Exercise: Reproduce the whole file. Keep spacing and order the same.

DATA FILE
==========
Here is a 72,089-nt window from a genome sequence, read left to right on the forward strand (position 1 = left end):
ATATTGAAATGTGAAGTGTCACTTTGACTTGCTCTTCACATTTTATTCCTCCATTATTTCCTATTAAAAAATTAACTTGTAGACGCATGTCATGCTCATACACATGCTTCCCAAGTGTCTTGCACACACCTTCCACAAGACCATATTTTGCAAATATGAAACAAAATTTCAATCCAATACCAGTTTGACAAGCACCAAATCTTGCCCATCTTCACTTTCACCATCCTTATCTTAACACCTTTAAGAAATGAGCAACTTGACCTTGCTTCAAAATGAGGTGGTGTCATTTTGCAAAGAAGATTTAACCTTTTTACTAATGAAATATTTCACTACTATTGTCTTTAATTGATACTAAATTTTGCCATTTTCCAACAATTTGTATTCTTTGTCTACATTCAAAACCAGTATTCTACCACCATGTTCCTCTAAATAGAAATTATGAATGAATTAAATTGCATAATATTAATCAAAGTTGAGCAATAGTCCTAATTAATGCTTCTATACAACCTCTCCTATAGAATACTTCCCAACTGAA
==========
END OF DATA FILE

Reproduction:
Here is a 72,089-nt window from a genome sequence, read left to right on the forward strand (position 1 = left end):
ATATTGAAATGTGAAGTGTCACTTTGACTTGCTCTTCACATTTTATTCCTCCATTATTTCCTATTAAAAAATTAACTTGTAGACGCATGTCATGCTCATACACATGCTTCCCAAGTGTCTTGCACACACCTTCCACAAGACCATATTTTGCAAATATGAAACAAAATTTCAATCCAATACCAGTTTGACAAGCACCAAATCTTGCCCATCTTCACTTTCACCATCCTTATCTTAACACCTTTAAGAAATGAGCAACTTGACCTTGCTTCAAAATGAGGTGGTGTCATTTTGCAAAGAAGATTTAACCTTTTTACTAATGAAATATTTCACTACTATTGTCTTTAATTGATACTAAATTTTGCCATTTTCCAACAATTTGTATTCTTTGTCTACATTCAAAACCAGTATTCTACCACCATGTTCCTCTAAATAGAAATTATGAATGAATTAAATTGCATAATATTAATCAAAGTTGAGCAATAGTCCTAATTAATGCTTCTATACAACCTCTCCTATAGAATACTTCCCAACTGAA